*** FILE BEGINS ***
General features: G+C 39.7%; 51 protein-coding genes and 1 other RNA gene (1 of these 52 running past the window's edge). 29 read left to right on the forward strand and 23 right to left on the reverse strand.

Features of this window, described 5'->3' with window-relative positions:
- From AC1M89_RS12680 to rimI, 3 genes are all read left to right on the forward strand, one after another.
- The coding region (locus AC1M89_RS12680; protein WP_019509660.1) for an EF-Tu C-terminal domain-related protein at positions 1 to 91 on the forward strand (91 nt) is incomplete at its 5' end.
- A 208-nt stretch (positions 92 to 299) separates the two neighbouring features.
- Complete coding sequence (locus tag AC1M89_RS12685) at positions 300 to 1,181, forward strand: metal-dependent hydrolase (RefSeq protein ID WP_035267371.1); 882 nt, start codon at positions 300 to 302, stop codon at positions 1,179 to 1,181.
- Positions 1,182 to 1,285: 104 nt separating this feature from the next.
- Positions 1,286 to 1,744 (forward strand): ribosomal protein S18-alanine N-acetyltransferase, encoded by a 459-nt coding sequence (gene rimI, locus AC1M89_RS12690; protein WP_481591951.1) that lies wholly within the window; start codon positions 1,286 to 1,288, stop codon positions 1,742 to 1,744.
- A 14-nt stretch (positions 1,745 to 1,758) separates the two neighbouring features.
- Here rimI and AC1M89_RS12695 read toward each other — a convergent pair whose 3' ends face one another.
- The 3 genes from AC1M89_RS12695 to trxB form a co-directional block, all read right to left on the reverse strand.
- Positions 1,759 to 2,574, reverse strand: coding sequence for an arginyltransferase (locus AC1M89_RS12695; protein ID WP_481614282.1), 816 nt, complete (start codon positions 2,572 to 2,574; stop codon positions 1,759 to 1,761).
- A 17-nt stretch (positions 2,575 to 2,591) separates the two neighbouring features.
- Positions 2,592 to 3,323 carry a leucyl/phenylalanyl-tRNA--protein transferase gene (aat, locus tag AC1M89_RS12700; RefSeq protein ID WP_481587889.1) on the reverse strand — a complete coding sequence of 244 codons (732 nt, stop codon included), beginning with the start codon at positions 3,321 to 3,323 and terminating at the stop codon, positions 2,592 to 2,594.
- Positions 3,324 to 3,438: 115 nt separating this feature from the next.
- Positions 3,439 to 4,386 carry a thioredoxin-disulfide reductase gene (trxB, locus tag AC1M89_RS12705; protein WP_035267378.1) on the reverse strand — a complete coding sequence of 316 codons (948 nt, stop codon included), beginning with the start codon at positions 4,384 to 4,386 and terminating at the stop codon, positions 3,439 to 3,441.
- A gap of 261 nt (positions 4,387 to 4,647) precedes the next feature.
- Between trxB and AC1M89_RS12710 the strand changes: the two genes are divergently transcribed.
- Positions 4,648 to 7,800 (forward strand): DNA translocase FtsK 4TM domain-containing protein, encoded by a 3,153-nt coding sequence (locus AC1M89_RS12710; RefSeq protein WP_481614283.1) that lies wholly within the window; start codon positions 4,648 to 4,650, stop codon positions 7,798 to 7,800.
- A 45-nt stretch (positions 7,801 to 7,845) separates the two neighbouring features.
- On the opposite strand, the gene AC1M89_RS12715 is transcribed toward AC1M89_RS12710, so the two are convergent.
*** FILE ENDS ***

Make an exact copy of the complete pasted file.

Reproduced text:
General features: G+C 39.7%; 51 protein-coding genes and 1 other RNA gene (1 of these 52 running past the window's edge). 29 read left to right on the forward strand and 23 right to left on the reverse strand.

Features of this window, described 5'->3' with window-relative positions:
- From AC1M89_RS12680 to rimI, 3 genes are all read left to right on the forward strand, one after another.
- The coding region (locus AC1M89_RS12680; protein WP_019509660.1) for an EF-Tu C-terminal domain-related protein at positions 1 to 91 on the forward strand (91 nt) is incomplete at its 5' end.
- A 208-nt stretch (positions 92 to 299) separates the two neighbouring features.
- Complete coding sequence (locus tag AC1M89_RS12685) at positions 300 to 1,181, forward strand: metal-dependent hydrolase (RefSeq protein ID WP_035267371.1); 882 nt, start codon at positions 300 to 302, stop codon at positions 1,179 to 1,181.
- Positions 1,182 to 1,285: 104 nt separating this feature from the next.
- Positions 1,286 to 1,744 (forward strand): ribosomal protein S18-alanine N-acetyltransferase, encoded by a 459-nt coding sequence (gene rimI, locus AC1M89_RS12690; protein WP_481591951.1) that lies wholly within the window; start codon positions 1,286 to 1,288, stop codon positions 1,742 to 1,744.
- A 14-nt stretch (positions 1,745 to 1,758) separates the two neighbouring features.
- Here rimI and AC1M89_RS12695 read toward each other — a convergent pair whose 3' ends face one another.
- The 3 genes from AC1M89_RS12695 to trxB form a co-directional block, all read right to left on the reverse strand.
- Positions 1,759 to 2,574, reverse strand: coding sequence for an arginyltransferase (locus AC1M89_RS12695; protein ID WP_481614282.1), 816 nt, complete (start codon positions 2,572 to 2,574; stop codon positions 1,759 to 1,761).
- A 17-nt stretch (positions 2,575 to 2,591) separates the two neighbouring features.
- Positions 2,592 to 3,323 carry a leucyl/phenylalanyl-tRNA--protein transferase gene (aat, locus tag AC1M89_RS12700; RefSeq protein ID WP_481587889.1) on the reverse strand — a complete coding sequence of 244 codons (732 nt, stop codon included), beginning with the start codon at positions 3,321 to 3,323 and terminating at the stop codon, positions 2,592 to 2,594.
- Positions 3,324 to 3,438: 115 nt separating this feature from the next.
- Positions 3,439 to 4,386 carry a thioredoxin-disulfide reductase gene (trxB, locus tag AC1M89_RS12705; protein WP_035267378.1) on the reverse strand — a complete coding sequence of 316 codons (948 nt, stop codon included), beginning with the start codon at positions 4,384 to 4,386 and terminating at the stop codon, positions 3,439 to 3,441.
- A gap of 261 nt (positions 4,387 to 4,647) precedes the next feature.
- Between trxB and AC1M89_RS12710 the strand changes: the two genes are divergently transcribed.
- Positions 4,648 to 7,800 (forward strand): DNA translocase FtsK 4TM domain-containing protein, encoded by a 3,153-nt coding sequence (locus AC1M89_RS12710; RefSeq protein WP_481614283.1) that lies wholly within the window; start codon positions 4,648 to 4,650, stop codon positions 7,798 to 7,800.
- A 45-nt stretch (positions 7,801 to 7,845) separates the two neighbouring features.
- On the opposite strand, the gene AC1M89_RS12715 is transcribed toward AC1M89_RS12710, so the two are convergent.